Paralysis by Nutritional Analysis – Potato Veggie Latkes

What a rat hole eating well can be if you don’t use common sense!  Seriously, I just spent thirty minutes reading about butter.  Yes, I said butter!  One ingredient.

I was just curious about whether or not butter was considered a “clean” food.  Don’t get me wrong, I have never proclaimed to eat clean.  I try to prepare healthy meals for my family and use real food while doing it.  Real butter, by the way, containing only cream, counts as real in my book.

Lately I have just been browsing around the world  of food theory and terms and it’s no wonder some people can get backed into a corner of absolute inertia when it comes to trying to change or improve eating habits.  There’s so much information out there and so much of it absolutely contradictory.  There’s a whole segment of the nutrition and dietary world that seems so police-like and legalistic to me.  Personally, I think such absolute approaches to food do more to hinder positive change rather than help it.  Loads of people have been duped into thinking that they need to be able to follow a very narrow set of prescribed rules in order to eat well.  Just the worry of how you “would” or “could” navigate certain obstacles that “might” come up (for example, a lunch out with a friend) can keep a person sitting on the sidelines of eating well, or at least better, than they are currently eating. I say, jump into the game!  If you get a foul, you get a foul.  Don’t we usually learn from our mistakes, blunders, slip ups, and flat out failures?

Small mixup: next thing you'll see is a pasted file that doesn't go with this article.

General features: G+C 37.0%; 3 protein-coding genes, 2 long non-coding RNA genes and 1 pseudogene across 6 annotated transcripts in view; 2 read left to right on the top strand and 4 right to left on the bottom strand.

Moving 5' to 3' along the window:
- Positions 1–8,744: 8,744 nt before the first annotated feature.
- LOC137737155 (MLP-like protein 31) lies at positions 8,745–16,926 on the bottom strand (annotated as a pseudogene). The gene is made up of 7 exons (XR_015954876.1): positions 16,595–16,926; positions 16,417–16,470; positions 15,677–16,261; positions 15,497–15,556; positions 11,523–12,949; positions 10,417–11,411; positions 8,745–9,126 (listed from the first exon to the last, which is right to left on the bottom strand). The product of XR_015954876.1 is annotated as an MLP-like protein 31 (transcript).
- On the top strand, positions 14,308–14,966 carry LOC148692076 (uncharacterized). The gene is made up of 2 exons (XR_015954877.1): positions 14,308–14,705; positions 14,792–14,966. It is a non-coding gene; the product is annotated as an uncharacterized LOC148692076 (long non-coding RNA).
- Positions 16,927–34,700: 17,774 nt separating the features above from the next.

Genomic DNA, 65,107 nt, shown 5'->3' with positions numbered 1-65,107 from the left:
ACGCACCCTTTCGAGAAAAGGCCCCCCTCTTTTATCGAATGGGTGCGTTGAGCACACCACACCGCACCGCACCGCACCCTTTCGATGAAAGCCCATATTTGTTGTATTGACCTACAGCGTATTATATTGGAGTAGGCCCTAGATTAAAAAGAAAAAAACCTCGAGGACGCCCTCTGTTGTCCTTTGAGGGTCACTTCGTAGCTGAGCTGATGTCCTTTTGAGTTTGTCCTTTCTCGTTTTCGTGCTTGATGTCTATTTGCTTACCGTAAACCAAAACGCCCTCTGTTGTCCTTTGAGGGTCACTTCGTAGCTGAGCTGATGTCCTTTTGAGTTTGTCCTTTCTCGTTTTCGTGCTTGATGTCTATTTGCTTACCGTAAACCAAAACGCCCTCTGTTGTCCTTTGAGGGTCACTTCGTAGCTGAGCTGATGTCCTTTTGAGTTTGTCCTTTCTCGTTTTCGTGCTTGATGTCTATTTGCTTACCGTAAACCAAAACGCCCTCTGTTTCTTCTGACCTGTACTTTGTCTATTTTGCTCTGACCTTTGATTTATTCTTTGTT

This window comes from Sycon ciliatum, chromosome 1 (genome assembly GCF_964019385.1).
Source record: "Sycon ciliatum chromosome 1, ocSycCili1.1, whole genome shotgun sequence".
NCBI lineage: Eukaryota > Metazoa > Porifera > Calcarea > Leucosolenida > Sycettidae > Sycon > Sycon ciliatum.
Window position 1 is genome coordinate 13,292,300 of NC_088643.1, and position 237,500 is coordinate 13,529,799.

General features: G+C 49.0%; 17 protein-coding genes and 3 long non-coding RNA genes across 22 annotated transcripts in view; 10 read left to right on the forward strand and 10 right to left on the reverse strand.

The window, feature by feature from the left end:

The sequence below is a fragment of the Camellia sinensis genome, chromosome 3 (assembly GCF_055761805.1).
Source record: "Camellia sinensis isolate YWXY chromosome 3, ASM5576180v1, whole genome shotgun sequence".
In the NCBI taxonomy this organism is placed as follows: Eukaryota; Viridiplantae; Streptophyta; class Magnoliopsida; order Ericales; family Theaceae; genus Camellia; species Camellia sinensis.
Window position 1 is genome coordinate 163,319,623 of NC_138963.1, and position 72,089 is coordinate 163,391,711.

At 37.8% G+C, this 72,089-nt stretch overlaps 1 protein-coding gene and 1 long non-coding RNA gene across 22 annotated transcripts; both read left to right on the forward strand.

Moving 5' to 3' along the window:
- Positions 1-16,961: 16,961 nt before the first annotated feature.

Back to my friend, the butter . . . If you eat a dish containing all vegetables, herbs, and a little butter instead of a casserole of meat, condensed soup, an artificial cheese product and prepackaged crescent rolls, aren’t you really improving your game?  I think the answer is an unquestionable “YES”.

We don’t do anything else in our lives perfectly, so why should we think we can eat perfectly?  Sure, you can spend another week or two trying to decide whether or not coconut oil is really better for you than olive oil, all the while eating your Kraft mac-n-cheese and Marie Callender’s chicken pot pies, and then you’ll just be another casualty to paralysis by analysis ( I have always loved that little gem of a saying). Not to mention that once you figure out the coconut oil dilemma, there will be another new and trendy food item on the shelves for you to figure out. In my book, what really counts is to start now and take baby steps.  Don’t worry too much about the technicalities of the game; those are kinks you can always iron out as you go.  For now just get the basics down in your playbook and build from there.